Laos, peaceful settlement in, agreement for, 259 
Mexico, agricultural development program, 137 
Migration and Refugee Assistance Act of 1962, 153 
Nuclear test-ban treaty : 

New U.K.-U.S. proposals, 403 

Review of U.S. position re, 283 

Target date for, 417 
Nuclear weapons tests : 

Conclusion of U.S. atmospheric test series, 806 

U.S. position on cessation of, 626 
Pacific Islands trust territory, 272, 385 
Soviet military buildup in Cuba, U.S. action, report to 

Nation, 715 
Telstar communications satellite, 191 
Trade Expansion Act, 525, 655 
U.S. dollar, status of, 573 
World Food Congress, 752 

Index, July to December 1962 


itulations on assum- 

Kennedy, John F. — Continued 
Correspondence and messages : 
Algerian Prime Minister, oongr 

ing office, 560 
Brazil, postponing visit to, 747 
Burundi, congratulations on independence, 134 
Cambodian neutrality and territorial integrity, 456 
Cuban crisis, 737, 740, 743, 745, 783 
Cyprus-U.S. cooperation and objectives, 103 
Food-for-peace program, resignation of director, 258 

procurement policy, amendment 
)n on. 292 

Foreign aid 

Grand Duchess of Luxembourg, postponing visit to 
U.S., 748 

Indonesia, congratulations on 17th anniversary of 
independence, 349 

Iranian earthquake, U.S. concern and aid. 458 

Lao coalition government, formation of, 12 

Lightweight bicycles, disapproval of legislation re 
tariff classification for, 889 

Mesican-U.S. relations, 135 

Pakistan agi-iculture, U.S. scientific report on im- 
proving, 561 

Philippine-American friendship, 138 

Rwandan-U.S. relations, 134, 533 

Sino-Indian conflict. U.S. deplores aggression, 783 

Space flight of Commander Schirra, exchange of 
messages with Premier Khrushchev, 701 

Tanganyika, U.S. friendship and support, 1007 

Threats to world peace, to Inter-Parliamentary 
Union, 783 

Trade, world, exchange of views with Can.adian 
Prime Minister on, 749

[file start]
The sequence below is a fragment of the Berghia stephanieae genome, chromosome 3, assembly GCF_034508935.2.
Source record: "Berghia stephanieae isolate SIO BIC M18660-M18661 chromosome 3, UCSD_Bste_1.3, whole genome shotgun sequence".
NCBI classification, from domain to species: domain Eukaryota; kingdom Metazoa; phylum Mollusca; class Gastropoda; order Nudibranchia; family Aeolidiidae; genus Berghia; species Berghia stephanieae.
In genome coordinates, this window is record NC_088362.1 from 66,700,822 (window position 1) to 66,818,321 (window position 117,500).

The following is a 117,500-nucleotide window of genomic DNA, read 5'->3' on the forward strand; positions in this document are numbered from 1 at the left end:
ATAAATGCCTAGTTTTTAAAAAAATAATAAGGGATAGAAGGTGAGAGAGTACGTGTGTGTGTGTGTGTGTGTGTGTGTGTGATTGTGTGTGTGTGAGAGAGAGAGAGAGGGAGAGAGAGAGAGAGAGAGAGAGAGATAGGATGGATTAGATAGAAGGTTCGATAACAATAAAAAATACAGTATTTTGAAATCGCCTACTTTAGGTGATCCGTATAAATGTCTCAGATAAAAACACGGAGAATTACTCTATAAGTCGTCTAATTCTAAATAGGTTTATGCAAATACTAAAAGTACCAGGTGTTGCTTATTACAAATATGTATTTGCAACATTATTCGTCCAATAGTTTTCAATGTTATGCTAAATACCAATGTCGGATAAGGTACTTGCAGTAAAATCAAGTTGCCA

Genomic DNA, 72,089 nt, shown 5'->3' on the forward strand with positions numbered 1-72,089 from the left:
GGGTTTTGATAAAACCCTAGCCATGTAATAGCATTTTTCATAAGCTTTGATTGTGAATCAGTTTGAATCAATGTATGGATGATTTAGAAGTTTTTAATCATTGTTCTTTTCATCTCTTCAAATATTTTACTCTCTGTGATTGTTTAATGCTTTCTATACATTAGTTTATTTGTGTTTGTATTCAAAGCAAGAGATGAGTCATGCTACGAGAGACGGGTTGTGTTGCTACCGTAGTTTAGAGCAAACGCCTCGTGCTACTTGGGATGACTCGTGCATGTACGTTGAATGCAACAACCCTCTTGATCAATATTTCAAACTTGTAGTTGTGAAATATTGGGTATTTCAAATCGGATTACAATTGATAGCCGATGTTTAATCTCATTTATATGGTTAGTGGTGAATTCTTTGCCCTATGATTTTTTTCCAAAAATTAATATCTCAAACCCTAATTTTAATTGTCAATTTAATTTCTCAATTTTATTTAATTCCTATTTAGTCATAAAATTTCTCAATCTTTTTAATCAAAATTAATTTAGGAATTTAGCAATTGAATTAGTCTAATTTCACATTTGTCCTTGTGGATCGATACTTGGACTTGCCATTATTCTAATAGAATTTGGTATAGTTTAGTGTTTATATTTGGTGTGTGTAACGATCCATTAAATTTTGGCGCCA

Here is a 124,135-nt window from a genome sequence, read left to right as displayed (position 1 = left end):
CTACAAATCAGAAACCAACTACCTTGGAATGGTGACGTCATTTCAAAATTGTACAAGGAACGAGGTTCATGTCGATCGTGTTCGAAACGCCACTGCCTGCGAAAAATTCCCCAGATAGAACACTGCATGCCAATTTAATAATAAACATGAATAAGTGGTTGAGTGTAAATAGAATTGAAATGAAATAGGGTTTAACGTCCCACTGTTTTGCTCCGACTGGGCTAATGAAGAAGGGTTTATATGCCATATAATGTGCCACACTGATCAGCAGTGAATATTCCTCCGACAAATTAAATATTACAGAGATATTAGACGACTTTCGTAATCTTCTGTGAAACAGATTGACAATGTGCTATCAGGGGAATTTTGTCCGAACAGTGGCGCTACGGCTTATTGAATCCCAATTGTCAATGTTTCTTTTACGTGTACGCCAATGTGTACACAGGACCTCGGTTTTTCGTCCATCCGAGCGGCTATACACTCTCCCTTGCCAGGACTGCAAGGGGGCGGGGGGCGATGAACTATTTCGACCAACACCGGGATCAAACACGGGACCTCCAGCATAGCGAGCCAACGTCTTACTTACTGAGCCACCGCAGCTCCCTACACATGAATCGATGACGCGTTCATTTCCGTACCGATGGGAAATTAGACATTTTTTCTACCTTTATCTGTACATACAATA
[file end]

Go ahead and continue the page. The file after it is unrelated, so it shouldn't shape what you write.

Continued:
Uganda, congratulations on independence, 641 

UNESCO, 12th session of general conference of, 935 
Correspondence to Congress : 

Relief of Rickert and Laan, Inc., disapproval of pro- 
posed legislation, 703 

Tariff classification for lightweight bicycles, dis- 
approval of proposed legislation, 889 

U.N., U.S. participation in, transmittal of annual 
report, 293 
Decision on self-closing coin purses, concerning imports 

of, 703 
Executive orders. See Executive orders 
Meetings with Heads of State and officials of, remarks 
and joint communiques and statements: Algeria, 
f«9: Belgium, 917: Brazilian students, 289; Chile, 
tl91 : Ecuador. 251 ; Gandhi Peace Foundation, 626 ; 
Germany, 836 ; Honduras, 95S : 1>.tos. 284 : Libya, 
689; New Zealand, 116; Pakistan, 561; Panama, 
81 ; Rwanda, r,?,?j ; Saudi Arabia, 641 ; Somalia, 918 ; 
U.K., 600 
Proclamations. See Proclamations 
Visits to: 

Brazil, plans for, 17l'>. 176 : postponed, 747 

Central America and Panama, proposed, 450 

Mexico, joint communique, 135 
Kennedy, Robert F., 666 
Kenya : 

Developments in (Williams). 106. 107 
Food-for-peace program in, 460, 462 

Khan, Ayub, 561 
Khemisti, Mohammed, 560 
Khrushchev, Nikita S. : 

Communist China attacks on (Hilsman), 810, 811 
Cuban crisis, U.S. call for end to threat to peace re 

(Kennedy), 718 
Peaceful coexistence policy (Morgan), 651 
Statement and messages : 

Cuban crisis, proposals for resolving, 741, 743 
Lao coalition government, formation of, 12 
Nuclear war, effects of, 808 

Space flight of Commander .Schirra, congratulations 
on, 701 
Klutznick, Philip M., 794 
Knappstein, Karl Heinrich, 486 
Kohler, Toy D., 381, .397 
Korea, north, 542 
Korea, Republic of : 
Communist aggression against (Stevenson), 788 
Treaties, agreements, etc., 86, 200, 237, 309, 338, 669, 902 
U.S. aid program, reixirt on progress (Hamilton), 888 
U.S. armed forces in, negotiations resumed on status-of- 
forces agreement on, 451 
Kotschnig, Walter M., 70S, 710 
Kuwait, treaties, agreements, etc., 365, 504, 669, 982 

Coalition government, formation of. Soviet and U.S. 

views, 12, 55 
Foreign forces in : 
Communist forces, question of diversion to Thailand 

and Viet-Nam, 172, 180 
Withdrawal of : 
Need for, 173, 600 
Violations re, 648 
Geneva conference on, progress of (Rusk), 171 
IBRD membership, 361 

Neutrality and independence of, declaration and pro- 
tocol on : 
Current actions, Burma, Cambodia, Canada, Commu- 
nist China, France, India, Poland, Thailand, Soviet 
Union, U.K., U.S., Viet-Nam, 274 
Meeting for signing of (Rusk), 173, 180 
Texts, 259, 261 

U.S. views: Harriman, 263; Kennedy, 259; Rusk, 344 
U.S. Ambassador, confirmation, 201 
U.S. relations and position: joint communique, 284; 
Rostow, 676; Rusk, 55, 171, 172. 173, 180, 344 
Labor : 

Attache, appointment to The Hague, 710 
Middle-level mani)ower conference : 

Importance of : Kennedy, 465 ; Rusk, 62S 
Summary report on, 853 
U.S. delegation, 628 
Ladd, David L., 927 
Land reform :